Britain: The candidates started a series of public debates
The candidates started a series of public debates
The candidates to succeed Boris Johnson as the Conservative Party leader and Prime Minister Liz Truss and Rishi Sunak launched the first of a dozen public debates across the country last Thursday night to win over Tory voters.
Members of his party, which holds the majority in the House of Commons - estimated at almost 200.000 - will elect by postal vote the successor to Boris Johnson, who was forced to announce his retirement at the beginning of July after a series of scandals. The result of this process is expected on September 5.
Foreign Secretary Liz Truss, the poll favourite, was last night pleased to receive the support of a key party figure: Defense Secretary Ben Wallace.
"Her experience makes her best suited to defend the United Kingdom in these difficult times," wrote Ben Wallace in an op-ed in The Times, who, although among the big favourites, said three weeks ago he would not be candidate in the race to succeed Boris Johnson, to concentrate on his current duties and "guarantee the security of the country".
At first alone and then subjected to a back-to-back question-and-answer session – thus avoiding the risk of an immediate, potentially fratricidal confrontation – Liz Truss and Rishi Sunak set out to convince their audience in Leeds, northern England. , one of the Labor strongholds that resisted the "blue wave" of December 2019.
Each presented their program, also playing the card of proximity to the voters. Liz Truss played to the advantage of being a local child, pointing out that she grew up in the city of Leeds, where her parents still live, while Rishi Sunak grew up next door, as his constituency is nearby.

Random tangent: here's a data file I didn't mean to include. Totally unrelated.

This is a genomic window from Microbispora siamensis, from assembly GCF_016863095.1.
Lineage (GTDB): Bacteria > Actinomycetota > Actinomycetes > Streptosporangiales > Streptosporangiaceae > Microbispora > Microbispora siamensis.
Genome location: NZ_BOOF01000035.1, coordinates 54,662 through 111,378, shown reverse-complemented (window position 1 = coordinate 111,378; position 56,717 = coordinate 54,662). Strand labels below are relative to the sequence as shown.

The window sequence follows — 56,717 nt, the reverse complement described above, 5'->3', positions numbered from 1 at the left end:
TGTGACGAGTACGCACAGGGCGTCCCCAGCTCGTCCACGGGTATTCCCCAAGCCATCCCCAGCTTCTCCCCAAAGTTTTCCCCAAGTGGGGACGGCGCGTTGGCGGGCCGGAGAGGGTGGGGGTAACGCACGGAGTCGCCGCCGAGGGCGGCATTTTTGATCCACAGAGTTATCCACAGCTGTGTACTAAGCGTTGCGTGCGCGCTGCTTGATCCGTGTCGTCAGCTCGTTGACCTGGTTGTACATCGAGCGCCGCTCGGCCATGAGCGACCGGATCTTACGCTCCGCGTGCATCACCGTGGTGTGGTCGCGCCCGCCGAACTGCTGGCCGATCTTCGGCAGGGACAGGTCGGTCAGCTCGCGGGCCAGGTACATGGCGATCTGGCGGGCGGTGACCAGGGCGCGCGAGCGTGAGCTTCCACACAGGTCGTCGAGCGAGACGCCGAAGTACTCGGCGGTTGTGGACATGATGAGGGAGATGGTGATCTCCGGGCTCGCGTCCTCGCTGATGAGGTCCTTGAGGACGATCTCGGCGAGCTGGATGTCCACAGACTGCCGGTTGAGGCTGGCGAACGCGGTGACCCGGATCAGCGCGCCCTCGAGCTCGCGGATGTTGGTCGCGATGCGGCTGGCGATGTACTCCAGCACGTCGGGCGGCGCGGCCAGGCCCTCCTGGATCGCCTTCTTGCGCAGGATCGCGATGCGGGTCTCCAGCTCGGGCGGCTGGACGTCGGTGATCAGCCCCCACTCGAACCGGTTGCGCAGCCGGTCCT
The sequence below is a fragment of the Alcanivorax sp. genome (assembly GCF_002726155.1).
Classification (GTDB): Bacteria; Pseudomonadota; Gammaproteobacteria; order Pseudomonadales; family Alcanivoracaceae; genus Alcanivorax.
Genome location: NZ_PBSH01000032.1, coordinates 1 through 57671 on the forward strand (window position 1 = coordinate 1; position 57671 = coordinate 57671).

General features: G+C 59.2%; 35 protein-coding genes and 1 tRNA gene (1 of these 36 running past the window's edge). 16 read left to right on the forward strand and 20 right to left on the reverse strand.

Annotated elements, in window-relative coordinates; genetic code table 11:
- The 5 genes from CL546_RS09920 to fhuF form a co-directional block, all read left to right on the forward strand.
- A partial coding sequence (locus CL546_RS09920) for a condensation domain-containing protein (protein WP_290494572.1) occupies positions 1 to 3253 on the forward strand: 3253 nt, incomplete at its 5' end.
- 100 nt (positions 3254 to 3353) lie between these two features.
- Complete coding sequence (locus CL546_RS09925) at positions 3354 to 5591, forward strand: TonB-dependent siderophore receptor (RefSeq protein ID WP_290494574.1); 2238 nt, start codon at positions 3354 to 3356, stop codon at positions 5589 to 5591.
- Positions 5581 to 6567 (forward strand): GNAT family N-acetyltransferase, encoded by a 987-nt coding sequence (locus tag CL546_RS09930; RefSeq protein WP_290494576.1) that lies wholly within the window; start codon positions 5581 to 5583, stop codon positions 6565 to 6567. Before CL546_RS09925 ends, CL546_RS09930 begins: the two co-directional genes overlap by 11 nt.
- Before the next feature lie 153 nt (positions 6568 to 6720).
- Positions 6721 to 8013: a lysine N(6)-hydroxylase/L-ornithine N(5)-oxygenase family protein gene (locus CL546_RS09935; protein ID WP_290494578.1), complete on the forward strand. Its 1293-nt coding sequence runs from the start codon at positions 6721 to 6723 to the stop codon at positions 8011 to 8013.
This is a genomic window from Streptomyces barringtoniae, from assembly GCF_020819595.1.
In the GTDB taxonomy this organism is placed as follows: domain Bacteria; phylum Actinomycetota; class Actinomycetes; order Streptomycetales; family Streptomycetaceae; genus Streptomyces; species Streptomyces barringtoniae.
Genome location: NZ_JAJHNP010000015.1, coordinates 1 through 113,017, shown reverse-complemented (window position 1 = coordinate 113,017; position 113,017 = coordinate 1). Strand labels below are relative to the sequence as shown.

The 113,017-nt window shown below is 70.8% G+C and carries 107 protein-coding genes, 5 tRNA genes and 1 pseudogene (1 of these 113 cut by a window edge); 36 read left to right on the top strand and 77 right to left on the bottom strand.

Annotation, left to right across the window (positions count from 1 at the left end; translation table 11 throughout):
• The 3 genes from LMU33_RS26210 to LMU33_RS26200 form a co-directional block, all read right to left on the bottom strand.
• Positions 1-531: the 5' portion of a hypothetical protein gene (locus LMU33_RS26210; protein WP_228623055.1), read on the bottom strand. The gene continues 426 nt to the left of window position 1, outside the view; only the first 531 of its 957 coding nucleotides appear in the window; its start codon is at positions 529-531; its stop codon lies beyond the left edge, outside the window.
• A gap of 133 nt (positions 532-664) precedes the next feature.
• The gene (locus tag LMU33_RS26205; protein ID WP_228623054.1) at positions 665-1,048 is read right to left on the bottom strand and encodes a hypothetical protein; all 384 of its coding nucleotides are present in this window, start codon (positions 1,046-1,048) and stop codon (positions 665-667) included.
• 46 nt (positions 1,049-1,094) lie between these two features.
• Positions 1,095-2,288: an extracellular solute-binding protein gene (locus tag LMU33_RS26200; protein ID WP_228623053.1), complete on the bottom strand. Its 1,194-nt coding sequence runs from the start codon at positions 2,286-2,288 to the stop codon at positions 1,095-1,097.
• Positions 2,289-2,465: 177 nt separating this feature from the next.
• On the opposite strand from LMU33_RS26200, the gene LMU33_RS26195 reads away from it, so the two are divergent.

Speaking at ease, Indian-origin former finance minister Rishi Sunak joked about the region's climate in which he would be congratulated for his "tan", before insisting on the need to "restore trust", in a way distancing himself from the Boris Johnson, whose three years in office have been marred by a series of scandals.
Asked whether he "stabbed" Boris Johnson, to applause from the audience, Sunak tried to express his gratitude to the prime minister and assured that he left the government due to differences in economic policy. "I had no choice," he said.
The 42-year-old former finance minister emphasized the history of his family, which embodies, according to him, "conservative values", and characterized inflation as "the enemy that impoverishes the whole world". As for his lifestyle, the former banker stressed that more than his Prada shoes or expensive suits, what he "does for the country" matters.
Sunak also reiterated his refusal to cut taxes before the price rise front calms down, while Liz Truss pledged to reduce the tax burden "from day one".
Acknowledging his position as an outsider according to the polls, the former finance minister reiterated that he will fight "for every single vote".
Also looking comfortable, 47-year-old Truss drew spontaneous cheers from the crowd as she spoke about issues such as transport, Britain's support for Ukraine and support for local farmers.
During questioning, she also saw her participation in a demonstration to abolish the monarchy in 1994 resurfaced.
Queen Elizabeth is "too kind" to mention the incident at the first hearing she will give her if she becomes Britain's next prime minister, Liz Truss replied in good spirits.
The two finalists had already faced off in two telefights earlier in the week, the second of which, on Tuesday, was cut short after the host fainted on set.